Is juicing good for you?

Nutritionist and personal trainer Ginny McArthur explains just how healthy juicing is, and why.

It’s popular to grab a blended fruit or vegetable juice while out and about these days, and with summer fast approaching it’s even more tempting to sip on a refreshingly cool concoction.
Many health-conscious people use their blender to whip up juices at home too; it’s an easy way to consume vitamin-packed foods without even noticing you’re having your greens.
But the benefits of juicing need to be weighed up against the calorie gain. Juicing is a great way of getting vegetables into picky eaters and kids – but if you are juicing to lose weight, it may not be the best way to go.
The trouble with juicing is that a lot of the good fibre gets thrown away with the pulp. I have a friend who loves to juice and she gets around this by using the pulp in stews, casseroles, soups and even muffins! This fibre is a very important part of the nutritional value of vegetables; it is both heart-healthy and cancer protective.
Some vegetables, such as kale and spinach, are great to blend into a smoothie if you won’t eat them in their whole form. But remember that chewing and breaking down vegetable matter in the gut takes hard work; this creates heat and therefore burns calories.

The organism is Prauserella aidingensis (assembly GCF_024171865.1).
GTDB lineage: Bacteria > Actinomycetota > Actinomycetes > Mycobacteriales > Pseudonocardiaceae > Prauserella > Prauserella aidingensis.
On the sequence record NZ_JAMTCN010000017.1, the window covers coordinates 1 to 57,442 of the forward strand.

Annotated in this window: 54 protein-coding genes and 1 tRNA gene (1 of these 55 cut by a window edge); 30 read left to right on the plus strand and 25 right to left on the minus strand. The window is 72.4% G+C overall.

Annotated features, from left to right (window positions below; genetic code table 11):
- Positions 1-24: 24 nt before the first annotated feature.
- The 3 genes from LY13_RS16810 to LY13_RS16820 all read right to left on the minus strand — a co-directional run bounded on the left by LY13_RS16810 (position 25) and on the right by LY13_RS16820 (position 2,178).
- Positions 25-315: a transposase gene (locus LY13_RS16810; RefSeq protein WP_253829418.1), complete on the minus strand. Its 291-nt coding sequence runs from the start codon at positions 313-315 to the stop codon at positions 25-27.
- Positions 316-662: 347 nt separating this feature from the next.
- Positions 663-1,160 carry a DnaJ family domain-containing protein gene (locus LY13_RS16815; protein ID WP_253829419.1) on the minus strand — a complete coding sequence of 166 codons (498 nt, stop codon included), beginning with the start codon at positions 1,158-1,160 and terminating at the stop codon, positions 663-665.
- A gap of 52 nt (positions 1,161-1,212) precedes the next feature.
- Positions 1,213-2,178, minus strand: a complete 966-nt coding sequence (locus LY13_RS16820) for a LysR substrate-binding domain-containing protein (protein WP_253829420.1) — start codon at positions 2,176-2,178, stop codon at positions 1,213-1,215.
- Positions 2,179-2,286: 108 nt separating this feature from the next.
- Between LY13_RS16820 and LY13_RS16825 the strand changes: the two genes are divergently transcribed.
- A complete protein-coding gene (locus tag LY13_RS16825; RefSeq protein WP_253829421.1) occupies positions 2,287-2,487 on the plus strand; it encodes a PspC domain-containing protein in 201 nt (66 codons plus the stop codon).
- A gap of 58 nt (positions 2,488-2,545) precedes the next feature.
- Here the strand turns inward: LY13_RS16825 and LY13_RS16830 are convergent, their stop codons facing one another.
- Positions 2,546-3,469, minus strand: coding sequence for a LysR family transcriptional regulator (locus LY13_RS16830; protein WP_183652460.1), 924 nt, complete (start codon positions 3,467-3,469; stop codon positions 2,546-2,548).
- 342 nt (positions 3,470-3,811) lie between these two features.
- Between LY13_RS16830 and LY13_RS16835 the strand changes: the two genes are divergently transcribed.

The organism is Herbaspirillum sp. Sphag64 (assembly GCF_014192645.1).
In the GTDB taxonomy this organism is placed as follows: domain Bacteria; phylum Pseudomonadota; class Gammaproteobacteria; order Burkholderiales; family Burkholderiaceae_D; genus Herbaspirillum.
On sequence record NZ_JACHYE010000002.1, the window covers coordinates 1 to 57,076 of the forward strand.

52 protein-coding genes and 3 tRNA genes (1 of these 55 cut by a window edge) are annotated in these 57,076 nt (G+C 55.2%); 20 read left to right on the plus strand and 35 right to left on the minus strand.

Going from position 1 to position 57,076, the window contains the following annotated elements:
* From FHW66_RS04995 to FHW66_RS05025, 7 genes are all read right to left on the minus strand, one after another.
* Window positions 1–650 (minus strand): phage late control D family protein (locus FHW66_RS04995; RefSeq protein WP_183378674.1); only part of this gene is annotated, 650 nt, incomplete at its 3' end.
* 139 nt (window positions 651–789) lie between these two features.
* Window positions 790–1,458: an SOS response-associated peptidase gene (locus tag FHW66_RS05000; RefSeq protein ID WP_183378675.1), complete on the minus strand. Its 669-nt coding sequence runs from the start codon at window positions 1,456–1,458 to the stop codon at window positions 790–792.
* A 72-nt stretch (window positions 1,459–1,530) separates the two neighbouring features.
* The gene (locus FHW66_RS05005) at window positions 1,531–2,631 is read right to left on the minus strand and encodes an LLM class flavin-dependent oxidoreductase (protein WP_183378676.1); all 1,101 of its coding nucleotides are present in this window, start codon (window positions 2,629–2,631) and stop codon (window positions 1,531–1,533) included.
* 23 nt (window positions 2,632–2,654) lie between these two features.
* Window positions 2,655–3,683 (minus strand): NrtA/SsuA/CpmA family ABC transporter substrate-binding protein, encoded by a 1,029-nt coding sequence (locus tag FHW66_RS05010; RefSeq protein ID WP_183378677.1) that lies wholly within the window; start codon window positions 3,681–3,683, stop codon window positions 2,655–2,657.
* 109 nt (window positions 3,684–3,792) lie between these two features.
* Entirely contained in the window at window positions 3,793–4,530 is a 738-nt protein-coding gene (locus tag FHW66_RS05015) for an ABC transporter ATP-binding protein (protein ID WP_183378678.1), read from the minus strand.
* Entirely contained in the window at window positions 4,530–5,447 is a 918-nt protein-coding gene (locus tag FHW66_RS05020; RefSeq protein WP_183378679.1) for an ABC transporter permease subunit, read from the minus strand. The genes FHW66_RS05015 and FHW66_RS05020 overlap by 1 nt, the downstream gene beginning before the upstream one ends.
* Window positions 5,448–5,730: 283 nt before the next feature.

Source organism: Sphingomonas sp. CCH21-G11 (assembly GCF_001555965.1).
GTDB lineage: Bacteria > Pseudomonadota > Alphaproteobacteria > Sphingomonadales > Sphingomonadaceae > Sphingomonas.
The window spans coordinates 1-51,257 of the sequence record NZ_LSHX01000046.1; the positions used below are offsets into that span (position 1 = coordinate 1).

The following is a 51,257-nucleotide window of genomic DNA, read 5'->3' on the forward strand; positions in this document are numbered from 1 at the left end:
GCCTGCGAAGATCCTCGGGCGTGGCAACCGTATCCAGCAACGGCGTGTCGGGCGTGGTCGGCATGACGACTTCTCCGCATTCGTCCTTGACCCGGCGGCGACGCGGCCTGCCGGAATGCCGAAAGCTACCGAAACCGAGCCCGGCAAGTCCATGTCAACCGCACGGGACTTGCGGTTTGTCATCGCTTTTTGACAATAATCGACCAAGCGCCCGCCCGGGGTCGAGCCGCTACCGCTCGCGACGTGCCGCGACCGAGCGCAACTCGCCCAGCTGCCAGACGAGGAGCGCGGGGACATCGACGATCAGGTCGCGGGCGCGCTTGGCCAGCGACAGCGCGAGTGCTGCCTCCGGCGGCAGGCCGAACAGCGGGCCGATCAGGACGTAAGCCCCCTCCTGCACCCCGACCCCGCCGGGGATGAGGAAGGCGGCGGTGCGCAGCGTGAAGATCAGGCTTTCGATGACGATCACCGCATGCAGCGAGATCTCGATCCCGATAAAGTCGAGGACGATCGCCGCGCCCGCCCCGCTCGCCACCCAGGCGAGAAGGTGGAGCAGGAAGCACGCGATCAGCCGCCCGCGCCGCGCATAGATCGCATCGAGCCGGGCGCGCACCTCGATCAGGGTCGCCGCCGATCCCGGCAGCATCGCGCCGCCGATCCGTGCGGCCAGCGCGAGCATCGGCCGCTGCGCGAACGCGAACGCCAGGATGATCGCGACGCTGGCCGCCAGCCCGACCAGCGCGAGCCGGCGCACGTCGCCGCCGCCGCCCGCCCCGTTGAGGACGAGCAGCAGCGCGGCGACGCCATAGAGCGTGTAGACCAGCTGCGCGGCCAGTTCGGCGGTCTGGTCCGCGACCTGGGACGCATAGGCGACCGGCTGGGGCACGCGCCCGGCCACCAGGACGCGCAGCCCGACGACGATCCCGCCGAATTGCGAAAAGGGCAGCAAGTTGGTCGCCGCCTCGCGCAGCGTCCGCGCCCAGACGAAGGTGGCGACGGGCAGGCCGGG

This is called the thermogenic effect of food and accounts for a large proportion of your calorie burn every day. If you let your juicer do all the work for you, then you are missing out on this valuable way of expending energy and its weight-loss benefits.
There is also an issue around concentrated sugars. If you start to throw in carrots for the beta carotene, and beetroot for the nitrates, you begin to accumulate concentrated sugars without the benefit of the fibre, or the digestive process used to slow down the release of these sugars.
We will generally consume more carrots, beets and fruits in liquid form than we would if we sat down and ate them – so while you are concentrating some nutrients by juicing, there is a cost in the form of calorie consumption.
A 350ml glass of orange juice could contain up to 10 teaspoons of sugar. A 350ml smoothie made with a banana, orange juice, apple, kiwifruit and spiralina powder could contain 250 calories and 12 teaspoons of sugar.
The biggest advantage of juicing is that it’s an easy way to get the vitamins and minerals from fruits and vegetables into your diet. But you still need to eat these foods in their whole form to get the fibre and full benefits.
Healthy juicing tips:
  • Be careful of the calorie and sugar levels of your juices if you drink them often.
  • Remember, we only need 2-3 pieces of fruit a day.
  • Add protein to your juices to create a better balance – try using Greek yoghurt, flaxseeds, chia seeds, almond milk or soy or whey protein concentrate. And please leave the pulp in!
Photos: Getty Images

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